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More than arts and crafts

Taylor art education majors teach art lessons

(Photograph by Laura Koenig) Senior Mariana VanDermolen helps two elementary students with their African masks. This project follows their Guatemalan weaving.

(Photograph by Laura Koenig) Senior Mariana VanDermolen helps two elementary students with their African masks. This project follows their Guatemalan weaving.

By Laura Koenig | Echo

Little fingers designing African masks, middle school students molding clay and high school students deepening drawing and painting skills—Taylor art education majors use these skills to organize paid and volunteer lessons for kids in the community this semester.

Students in Department Co-Chair and Assistant Professor of Art KathyHerrmann’s Secondary Methods class teach a variety of lessons as part of a class requirement. Four of the students teach paid, private lessons for groups of one to three kids. One student volunteers to teach art at The Red Barn.

Herrmann requires her five students to plan, teach and evaluate lesson plans every week for 10 weeks. She wants them to understand kids’ behaviors and personalities while evaluating and identifying the successes of their lessons.

“I get excited when I see my students taking what we’ve been doing in class and applying it with children,” Herrmann said. “I like to hear parents express their gratitude in having these opportunities available for their kids in a small community. I think they appreciate the efforts that we go to to provide these kinds of things for their kids.”

Junior Rachel Golliher teaches the same local high school junior every week. Her student loves to draw and paint while experimenting with new mediums. Golliher and her student explored still-life drawing, painting and drawing a picture of cloth. Their current project includes pointillism, or art made of tiny dots.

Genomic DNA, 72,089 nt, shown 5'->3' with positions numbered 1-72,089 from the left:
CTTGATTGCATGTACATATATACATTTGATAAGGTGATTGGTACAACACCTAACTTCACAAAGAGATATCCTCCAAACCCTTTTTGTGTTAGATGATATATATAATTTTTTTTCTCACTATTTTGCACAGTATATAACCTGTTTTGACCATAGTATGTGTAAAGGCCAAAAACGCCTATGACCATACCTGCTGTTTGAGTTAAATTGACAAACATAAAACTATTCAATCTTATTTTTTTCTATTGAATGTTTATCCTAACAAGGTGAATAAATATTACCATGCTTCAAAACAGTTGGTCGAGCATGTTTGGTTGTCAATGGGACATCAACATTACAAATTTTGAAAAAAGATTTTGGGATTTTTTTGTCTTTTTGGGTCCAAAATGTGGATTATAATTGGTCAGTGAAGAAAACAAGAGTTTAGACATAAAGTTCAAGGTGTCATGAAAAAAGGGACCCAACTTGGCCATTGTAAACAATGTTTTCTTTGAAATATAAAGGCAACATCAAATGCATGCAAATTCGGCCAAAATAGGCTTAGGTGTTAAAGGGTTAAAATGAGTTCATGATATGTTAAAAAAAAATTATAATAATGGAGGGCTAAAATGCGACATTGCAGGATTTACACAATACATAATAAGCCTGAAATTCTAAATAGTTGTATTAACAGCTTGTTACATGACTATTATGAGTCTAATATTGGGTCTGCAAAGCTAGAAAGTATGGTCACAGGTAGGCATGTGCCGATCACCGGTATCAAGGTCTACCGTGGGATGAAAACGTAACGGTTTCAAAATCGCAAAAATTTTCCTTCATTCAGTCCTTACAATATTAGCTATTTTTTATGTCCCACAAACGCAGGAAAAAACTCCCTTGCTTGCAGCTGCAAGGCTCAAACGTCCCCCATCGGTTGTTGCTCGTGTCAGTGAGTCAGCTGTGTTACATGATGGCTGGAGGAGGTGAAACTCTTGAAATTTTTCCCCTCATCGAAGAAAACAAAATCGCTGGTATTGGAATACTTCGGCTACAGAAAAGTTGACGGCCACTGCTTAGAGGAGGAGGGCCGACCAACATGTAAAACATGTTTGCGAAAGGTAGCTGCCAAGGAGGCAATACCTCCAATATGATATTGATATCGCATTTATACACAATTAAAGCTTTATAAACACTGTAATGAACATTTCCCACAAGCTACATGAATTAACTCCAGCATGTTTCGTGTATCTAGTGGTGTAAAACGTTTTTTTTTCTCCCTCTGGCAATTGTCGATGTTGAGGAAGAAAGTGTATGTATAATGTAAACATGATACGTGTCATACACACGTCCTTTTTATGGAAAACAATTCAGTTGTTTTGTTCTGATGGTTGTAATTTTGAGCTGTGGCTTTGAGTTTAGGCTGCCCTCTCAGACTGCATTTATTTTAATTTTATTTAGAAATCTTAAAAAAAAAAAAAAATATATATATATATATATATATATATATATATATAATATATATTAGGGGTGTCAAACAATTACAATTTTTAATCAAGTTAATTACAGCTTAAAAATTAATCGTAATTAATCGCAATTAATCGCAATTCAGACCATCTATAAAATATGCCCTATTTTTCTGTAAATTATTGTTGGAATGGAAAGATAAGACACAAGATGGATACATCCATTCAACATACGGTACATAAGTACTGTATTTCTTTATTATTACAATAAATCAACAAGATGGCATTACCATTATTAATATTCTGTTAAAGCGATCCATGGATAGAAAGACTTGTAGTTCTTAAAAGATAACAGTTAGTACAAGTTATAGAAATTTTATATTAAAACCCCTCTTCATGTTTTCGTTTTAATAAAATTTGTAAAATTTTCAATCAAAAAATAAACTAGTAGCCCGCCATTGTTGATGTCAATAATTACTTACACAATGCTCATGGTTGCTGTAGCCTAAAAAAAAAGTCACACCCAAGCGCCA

Golliher sometimes creates assignments for her student to work on outside of class if he wants to continue practicing. He also finishes projects at home, since lessons only last an hour.

“I’ve learned how easy it is to teach someone who is willing to learn,” Golliher said. “It’s encouraging when you have a student who is so interested and is willing to put in the extra time.”

Senior Natalie Halleen volunteered to teach art at the Red Barn. She wanted to practice managing a class instead of working individually with a student.

At the Red Barn, Halleen teaches ceramics to between four to 10 middle school students. She tries to prepare lessons to challenge both beginner and experienced students. They usually work on slabs, pinch pots and coil pots. However, a few experienced students will practice wheel-throwing during this time.

“I notice how clay really helps them,” Halleen said. “It calms them down. I have music playing in the background. . . . They are all crazy and playing games outside, but when they come in, it’s a peaceful time of cooling down and getting their energy out with the clay.”

Halleen enjoys building relationships with kids in the community. She also sees students she teaches during her weekly time at Eastbrook Schools.

As Halleen learns about her students, she also discovers more about the community she’s lived in for the past three years. She is becoming informed about the pain and struggles in Upland. Because of these discoveries, Halleen found the Red Barn is a great place to serve.

“‘Taylor Bubble’—goodness, that is so overused—but I’d say there are walls around our campus,” Halleen said. “There’s just a lot of hurting and pain around there, and I was oblivious to that before. It’s sad to hear the stories, but I think it’s important to be aware of that, especially in trying to get to know (the students).”

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